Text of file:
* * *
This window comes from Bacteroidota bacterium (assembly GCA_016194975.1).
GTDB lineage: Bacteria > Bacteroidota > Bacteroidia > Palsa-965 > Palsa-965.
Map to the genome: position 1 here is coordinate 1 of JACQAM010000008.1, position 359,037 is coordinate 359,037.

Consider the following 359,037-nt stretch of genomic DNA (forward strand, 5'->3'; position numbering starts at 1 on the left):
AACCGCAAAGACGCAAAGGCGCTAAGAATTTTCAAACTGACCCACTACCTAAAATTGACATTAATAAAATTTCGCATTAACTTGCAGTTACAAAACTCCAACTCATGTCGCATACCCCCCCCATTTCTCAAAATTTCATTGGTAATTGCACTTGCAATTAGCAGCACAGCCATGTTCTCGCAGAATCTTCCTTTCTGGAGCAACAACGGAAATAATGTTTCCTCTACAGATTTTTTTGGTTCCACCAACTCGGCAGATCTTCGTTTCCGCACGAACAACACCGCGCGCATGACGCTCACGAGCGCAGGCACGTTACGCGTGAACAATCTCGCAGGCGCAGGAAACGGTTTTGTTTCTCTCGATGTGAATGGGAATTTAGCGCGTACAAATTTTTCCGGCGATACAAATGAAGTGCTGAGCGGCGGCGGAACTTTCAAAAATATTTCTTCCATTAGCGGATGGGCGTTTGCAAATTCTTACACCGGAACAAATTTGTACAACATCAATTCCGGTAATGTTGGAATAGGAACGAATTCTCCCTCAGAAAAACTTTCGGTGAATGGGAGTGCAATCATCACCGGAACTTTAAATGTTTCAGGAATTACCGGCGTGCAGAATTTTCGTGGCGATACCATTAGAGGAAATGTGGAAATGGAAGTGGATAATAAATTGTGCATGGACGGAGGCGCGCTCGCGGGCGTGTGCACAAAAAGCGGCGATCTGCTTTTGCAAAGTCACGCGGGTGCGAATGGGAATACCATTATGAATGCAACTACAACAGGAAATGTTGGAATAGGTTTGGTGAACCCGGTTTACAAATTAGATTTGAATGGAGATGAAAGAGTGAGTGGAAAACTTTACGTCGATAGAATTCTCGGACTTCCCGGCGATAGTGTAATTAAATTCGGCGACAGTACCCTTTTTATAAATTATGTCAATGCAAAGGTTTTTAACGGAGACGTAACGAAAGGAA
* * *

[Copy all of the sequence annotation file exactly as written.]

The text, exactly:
This window comes from Bacteroidota bacterium (assembly GCA_016194975.1).
GTDB lineage: Bacteria > Bacteroidota > Bacteroidia > Palsa-965 > Palsa-965.
Map to the genome: position 1 here is coordinate 1 of JACQAM010000008.1, position 359,037 is coordinate 359,037.

Consider the following 359,037-nt stretch of genomic DNA (forward strand, 5'->3'; position numbering starts at 1 on the left):
AACCGCAAAGACGCAAAGGCGCTAAGAATTTTCAAACTGACCCACTACCTAAAATTGACATTAATAAAATTTCGCATTAACTTGCAGTTACAAAACTCCAACTCATGTCGCATACCCCCCCCATTTCTCAAAATTTCATTGGTAATTGCACTTGCAATTAGCAGCACAGCCATGTTCTCGCAGAATCTTCCTTTCTGGAGCAACAACGGAAATAATGTTTCCTCTACAGATTTTTTTGGTTCCACCAACTCGGCAGATCTTCGTTTCCGCACGAACAACACCGCGCGCATGACGCTCACGAGCGCAGGCACGTTACGCGTGAACAATCTCGCAGGCGCAGGAAACGGTTTTGTTTCTCTCGATGTGAATGGGAATTTAGCGCGTACAAATTTTTCCGGCGATACAAATGAAGTGCTGAGCGGCGGCGGAACTTTCAAAAATATTTCTTCCATTAGCGGATGGGCGTTTGCAAATTCTTACACCGGAACAAATTTGTACAACATCAATTCCGGTAATGTTGGAATAGGAACGAATTCTCCCTCAGAAAAACTTTCGGTGAATGGGAGTGCAATCATCACCGGAACTTTAAATGTTTCAGGAATTACCGGCGTGCAGAATTTTCGTGGCGATACCATTAGAGGAAATGTGGAAATGGAAGTGGATAATAAATTGTGCATGGACGGAGGCGCGCTCGCGGGCGTGTGCACAAAAAGCGGCGATCTGCTTTTGCAAAGTCACGCGGGTGCGAATGGGAATACCATTATGAATGCAACTACAACAGGAAATGTTGGAATAGGTTTGGTGAACCCGGTTTACAAATTAGATTTGAATGGAGATGAAAGAGTGAGTGGAAAACTTTACGTCGATAGAATTCTCGGACTTCCCGGCGATAGTGTAATTAAATTCGGCGACAGTACCCTTTTTATAAATTATGTCAATGCAAAGGTTTTTAACGGAGACGTAACGAAAGGAA